If you are passionate about Italian and Tuscan cuisine and want to explore the staple ingredients, if you are about to move on your own and you need to stock up your pantry from zero, or if you, like me, enjoy browsing through the pantries of other people, don’t miss today’s episode.Today we’ll explore a well-stocked Tuscan pantry. Once you define a number of recipes that you love, that are reliable and express your true soul as a cook, work on your pantry. Stock it with the essential ingredients to cook your favourite recipes and to improvise, store your food so that you can control quantities and expiring dates, browse through the jars, bags and cans often, not too leave anything behind. Listen to the episode to discover the 10 unmissable ingredients and a recipe for pasta with anchovies, capers and toasted breadcrumbs.The recipes we mentioned in this episode:- Cecina, torta di ceci, chickpea cake: https://en.julskitchen.com/vegetarian/chickpea-cake-with-carrot-hummus- Chicken liver spread: https://en.julskitchen.com/appetizer/chicken-liver-crostini - Spinach and ricotta ravioli with brown butter and sage: https://en.julskitchen.com/first-course/fresh-pasta/spinach-ricotta-tortelli- Tuscan rub salt: https://en.julskitchen.com/tuscany/tuscany-in-a-jar-salt-with-sage-and-rosemary- Fagioli all’uccelletto, beans and sausages: https://en.julskitchen.com/side/beans-and-sausages- Necci, chestnut pancakes: https://en.julskitchen.com/dessert/necci-tuscan-chestnut-pancakes- Castagnaccio, chestnut cake https://en.julskitchen.com/dessert/necci-tuscan-chestnut-pancakes- Passata, tomato purée: https://en.julskitchen.com/preserves/tomato-puree-or-as-we-call-it-the-preserve - Pomarola, tomato sauce: https://en.julskitchen.com/preserves/pomarola-italian-tomato-sauce - Eggs in tomato sauce: https://en.julskitchen.com/tuscany/grandma-mennas-kitchen-tomato-eggs Would you like to share your pantry? Ingredients, jars and cans, your essential ingredients?Snap a picture, or write about it, and share it with me via email, or with a post or a story on Instagram using the hashtag #cookingwithanitalianaccent and tagging @julskitchen. Find me online at www.julskitchen.com or on Instagram https://instagram.com/julskitchen/ Join our Facebook Group Cooking with Juls’ Kitchen: https://www.facebook.com/groups/775325049335625/Podcast realized by https://instagram.com/tommyonweb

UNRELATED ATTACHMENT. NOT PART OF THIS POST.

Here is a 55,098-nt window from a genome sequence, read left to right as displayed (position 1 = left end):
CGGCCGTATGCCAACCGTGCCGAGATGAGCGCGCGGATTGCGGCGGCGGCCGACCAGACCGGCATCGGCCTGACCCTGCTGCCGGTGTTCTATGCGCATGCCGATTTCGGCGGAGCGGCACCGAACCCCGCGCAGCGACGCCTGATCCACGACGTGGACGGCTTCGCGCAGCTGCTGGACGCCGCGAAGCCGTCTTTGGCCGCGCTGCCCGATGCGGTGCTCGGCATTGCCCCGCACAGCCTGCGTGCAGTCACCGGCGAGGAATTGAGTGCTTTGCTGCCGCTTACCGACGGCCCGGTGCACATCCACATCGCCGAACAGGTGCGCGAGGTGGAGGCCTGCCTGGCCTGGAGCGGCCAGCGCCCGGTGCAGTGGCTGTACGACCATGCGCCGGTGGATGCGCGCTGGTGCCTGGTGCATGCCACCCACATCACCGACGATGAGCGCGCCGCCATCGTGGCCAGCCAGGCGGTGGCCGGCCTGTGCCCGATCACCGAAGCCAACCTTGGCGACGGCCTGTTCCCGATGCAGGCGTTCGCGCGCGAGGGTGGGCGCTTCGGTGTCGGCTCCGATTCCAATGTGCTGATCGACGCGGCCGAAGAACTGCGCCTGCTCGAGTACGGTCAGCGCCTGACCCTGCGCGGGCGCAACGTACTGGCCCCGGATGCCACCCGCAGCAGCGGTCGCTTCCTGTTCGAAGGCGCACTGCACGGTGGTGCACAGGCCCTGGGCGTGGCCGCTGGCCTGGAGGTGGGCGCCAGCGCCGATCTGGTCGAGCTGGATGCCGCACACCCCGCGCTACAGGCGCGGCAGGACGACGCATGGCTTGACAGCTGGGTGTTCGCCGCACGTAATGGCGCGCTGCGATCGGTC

This has been the most intense and rewarding cooking class season so far. Today I want to bring you with me during a cooking class. I’ve been teaching Tuscan cooking classes for 8 years now, since I left my 9-to-5 job at the end of 2011. Now it is 5 years that I’ve been working with Tommaso – and one year ago I married him, too! – in this big life project that we call Juls’ Kitchen.Cooking classes are just a part of it, along with recipe development and food photography for magazines and food brands, writing cookbooks, writing a 10-year-old blog and a newsletter, hosting a podcast and so forth. I’ll talk more about these aspects of our job in one of the next episodes, if you are interested, but for the moment I’d love to tell you something more about the cooking classes, or, as we define them, the edible experiences that you can have with us here in Tuscany.Discover the three experience we offer, join us for a market tour or a farm tour, and meet new friends around a kitchen table >> https://en.julskitchen.com/tuscan-cooking-classesThe recipes we mentioned in this episode:- Fresh pasta ravioli: https://en.julskitchen.com/first-course/fresh-pasta/how-to-make-ricotta-ravioli- Pork loin: https://en.julskitchen.com/main/meat/stuffed-pork-loin - Stewed French beans: https://en.julskitchen.com/side/stewed-french-beans- Tuscan bread: https://en.julskitchen.com/bread/how-to-bake-sourdough-tuscan-breadFind me online at www.julskitchen.com or on Instagram https://instagram.com/julskitchen/ Join our Facebook Group Cooking with Juls’ Kitchen: https://www.facebook.com/groups/775325049335625/Podcast realized by https://instagram.com/tommyonweb
I’ve bene knowing Juliana Lopez May for three years now. She is an Argentinian chef and cooking instructor that every September brings a group of women from South America to Italy, and to our Studio. We spend a day together cooking up a storm and having fun. She is one of the most inspiring women I follow on Instagram, too, as she is generous, she loves to share recipes, ideas and new discoveries, and she supports people with her whole heart.After three years, we finally decided to sit and talk.Listen to the conversation, learning more about Juliana’s career, her cooking style and the influence Italian food has on the Argentinian cuisine.Learn more about Juliana here:Instagram: https://www.instagram.com/julianalopezmay/ Website: https://www.julianalopezmay.com Find me online at www.julskitchen.com or on Instagram https://instagram.com/julskitchen/ Join our Facebook Group Cooking with Juls’ Kitchen: https://www.facebook.com/groups/775325049335625/Podcast realized by https://instagram.com/tommyonweb